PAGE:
Current Practices, Perceived Barriers, and Promising Implementation Strategies for Improving Quality of Smoking Cessation Support in Accredited Cancer Programs of the American College of Surgeons

Research output: Contribution to journalArticlepeer-review

2 Scopus citations

Abstract

PURPOSE Persistent smoking is associated with poor outcomes in cancer care. It is strongly recommended that oncology care providers provide cessation support; however, there is limited information about smoking cessation assessment and treatment patterns in routine oncology practice. METHODS Leaders of the American College of Surgeons Commission on Cancer (CoC) and National Accreditation Program for Breast Centers (National Accredited Program for Breast Cancer) elected to participate in a national quality improvement initiative (Just ASK) focused on smoking assessment/treatment in cancer care. Online baseline survey responses were received from 762 accredited programs. RESULTS Most programs reported regularly asking about smoking (89.9%), documenting smoking history and current use (85.8%), and advising patients to quit (71.2%). However, less than half of programs reported documenting a smoking cessation treatment plan (41.7%). Even fewer programs reported regularly assisting patients with quitting (41.3%), providing self-help information (27.2%), providing individual counseling (18.2%), and referring patients to an affiliated tobacco treatment program (26.1%) or external Quitline (28.5%). Very few programs reported regularly prescribing medications (17.6%). Principal barriers to tobacco treatment delivery were lack of staff training (68.8%), lack of designated specialists (61.9%), perceived patient resistance (58.3%), lack of available resources (53.3%), competing clinical priorities (50.9%), inadequate program funding (40.6%), insufficient staff time (42.4%), and inadequate reimbursement (31.0%). CONCLUSION Although programs reported a high rate of smoking assessment, critical gaps in advising and assisting patients with cessation were found. Improving equitable delivery of smoking assessment/treatment in cancer care will require addressing key organizational and provider barriers for implementation of best practices.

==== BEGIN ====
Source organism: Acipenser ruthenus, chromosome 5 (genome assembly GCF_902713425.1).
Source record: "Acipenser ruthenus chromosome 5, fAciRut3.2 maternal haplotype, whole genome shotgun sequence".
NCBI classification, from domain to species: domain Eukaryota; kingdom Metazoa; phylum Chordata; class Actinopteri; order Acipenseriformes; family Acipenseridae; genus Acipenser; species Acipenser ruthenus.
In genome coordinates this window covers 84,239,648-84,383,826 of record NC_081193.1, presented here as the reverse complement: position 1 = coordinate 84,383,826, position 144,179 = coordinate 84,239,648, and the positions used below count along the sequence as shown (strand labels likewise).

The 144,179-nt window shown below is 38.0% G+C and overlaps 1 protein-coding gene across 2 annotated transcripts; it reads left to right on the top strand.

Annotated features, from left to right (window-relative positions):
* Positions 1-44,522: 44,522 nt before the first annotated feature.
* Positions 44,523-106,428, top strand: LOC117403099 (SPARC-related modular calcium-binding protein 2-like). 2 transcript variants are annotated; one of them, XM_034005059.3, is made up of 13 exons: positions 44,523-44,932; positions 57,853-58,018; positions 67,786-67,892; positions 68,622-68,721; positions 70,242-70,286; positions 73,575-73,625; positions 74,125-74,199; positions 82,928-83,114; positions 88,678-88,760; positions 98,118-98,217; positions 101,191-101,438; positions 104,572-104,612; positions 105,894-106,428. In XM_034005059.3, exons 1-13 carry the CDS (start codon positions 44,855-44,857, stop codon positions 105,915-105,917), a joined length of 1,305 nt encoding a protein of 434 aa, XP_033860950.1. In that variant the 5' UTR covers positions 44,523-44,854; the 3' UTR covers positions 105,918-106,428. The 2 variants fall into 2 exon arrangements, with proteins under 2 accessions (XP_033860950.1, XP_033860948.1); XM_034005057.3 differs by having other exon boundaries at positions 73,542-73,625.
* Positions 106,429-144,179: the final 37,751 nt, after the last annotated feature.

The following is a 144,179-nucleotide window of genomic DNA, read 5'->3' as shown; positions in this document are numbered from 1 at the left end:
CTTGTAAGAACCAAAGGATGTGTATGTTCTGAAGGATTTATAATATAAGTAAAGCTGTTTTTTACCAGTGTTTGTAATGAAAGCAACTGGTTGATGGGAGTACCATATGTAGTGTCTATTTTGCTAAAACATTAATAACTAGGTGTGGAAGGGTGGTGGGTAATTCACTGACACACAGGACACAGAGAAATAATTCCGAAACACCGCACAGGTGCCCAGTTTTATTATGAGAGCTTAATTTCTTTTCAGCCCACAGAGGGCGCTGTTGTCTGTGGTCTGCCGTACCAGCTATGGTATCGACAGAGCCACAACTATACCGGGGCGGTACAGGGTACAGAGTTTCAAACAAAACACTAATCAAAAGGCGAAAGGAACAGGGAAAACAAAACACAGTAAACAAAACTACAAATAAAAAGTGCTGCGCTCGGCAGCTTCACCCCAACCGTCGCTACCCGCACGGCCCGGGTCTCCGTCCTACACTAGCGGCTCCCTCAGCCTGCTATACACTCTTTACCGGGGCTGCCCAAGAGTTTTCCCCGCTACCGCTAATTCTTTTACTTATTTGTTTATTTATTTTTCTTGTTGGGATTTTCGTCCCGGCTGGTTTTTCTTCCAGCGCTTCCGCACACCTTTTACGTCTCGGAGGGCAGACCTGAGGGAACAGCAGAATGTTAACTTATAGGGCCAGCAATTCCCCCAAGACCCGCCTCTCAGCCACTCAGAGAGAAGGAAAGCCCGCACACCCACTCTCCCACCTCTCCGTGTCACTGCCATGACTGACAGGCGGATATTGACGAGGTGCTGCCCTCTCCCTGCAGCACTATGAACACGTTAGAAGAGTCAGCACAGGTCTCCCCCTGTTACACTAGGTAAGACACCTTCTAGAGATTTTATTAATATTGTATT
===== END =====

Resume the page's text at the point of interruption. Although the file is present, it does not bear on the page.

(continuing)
Original languageEnglish
Pages (from-to)212-219
Number of pages8
JournalJCO Oncology Practice
Volume20
Issue number2
DOIs
StatePublished - Feb 1 2024

Bibliographical note

Publisher Copyright:
© 2023 by American Society of Clinical Oncology.

ASJC Scopus subject areas

  • Oncology
  • Health Policy
  • Oncology(nursing)

Fingerprint

Dive into the research topics of 'Current Practices, Perceived Barriers, and Promising Implementation Strategies for Improving Quality of Smoking Cessation Support in Accredited Cancer Programs of the American College of Surgeons'. Together they form a unique fingerprint.

Cite this